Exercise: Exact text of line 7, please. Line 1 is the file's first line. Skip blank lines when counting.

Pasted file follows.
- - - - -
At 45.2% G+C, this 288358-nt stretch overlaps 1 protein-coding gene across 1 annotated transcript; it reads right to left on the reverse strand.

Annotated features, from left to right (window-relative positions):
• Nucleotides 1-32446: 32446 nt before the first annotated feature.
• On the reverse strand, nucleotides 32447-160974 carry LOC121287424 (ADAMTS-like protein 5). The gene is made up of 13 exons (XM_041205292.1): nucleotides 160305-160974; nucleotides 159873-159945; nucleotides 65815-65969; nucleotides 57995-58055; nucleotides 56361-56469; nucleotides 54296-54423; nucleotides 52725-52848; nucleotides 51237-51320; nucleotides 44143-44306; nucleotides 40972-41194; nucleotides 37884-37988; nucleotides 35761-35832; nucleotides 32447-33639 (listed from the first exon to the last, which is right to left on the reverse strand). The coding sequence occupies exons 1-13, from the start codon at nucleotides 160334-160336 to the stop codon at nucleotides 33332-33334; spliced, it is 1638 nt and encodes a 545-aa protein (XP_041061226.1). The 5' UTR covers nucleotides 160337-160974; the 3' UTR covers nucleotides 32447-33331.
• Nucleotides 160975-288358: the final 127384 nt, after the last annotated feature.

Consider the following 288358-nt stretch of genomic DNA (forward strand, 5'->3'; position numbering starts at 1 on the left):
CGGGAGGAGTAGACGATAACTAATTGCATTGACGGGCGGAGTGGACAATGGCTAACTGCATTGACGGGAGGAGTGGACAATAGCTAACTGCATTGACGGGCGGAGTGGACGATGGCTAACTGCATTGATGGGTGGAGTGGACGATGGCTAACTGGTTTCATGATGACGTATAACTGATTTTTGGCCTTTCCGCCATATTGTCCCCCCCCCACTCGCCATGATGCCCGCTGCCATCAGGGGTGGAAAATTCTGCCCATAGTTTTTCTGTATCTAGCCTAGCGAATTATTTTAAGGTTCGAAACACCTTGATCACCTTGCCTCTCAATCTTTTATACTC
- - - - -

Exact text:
CGGGAGGAGTAGACGATAACTAATTGCATTGACGGGCGGAGTGGACAATGGCTAACTGCATTGACGGGAGGAGTGGACAATAGCTAACTGCATTGACGGGCGGAGTGGACGATGGCTAACTGCATTGATGGGTGGAGTGGACGATGGCTAACTGGTTTCATGATGACGTATAACTGATTTTTGGCCTTTCCGCCATATTGTCCCCCCCCCACTCGCCATGATGCCCGCTGCCATCAGGGGTGGAAAATTCTGCCCATAGTTTTTCTGTATCTAGCCTAGCGAATTATTTTAAGGTTCGAAACACCTTGATCACCTTGCCTCTCAATCTTTTATACTC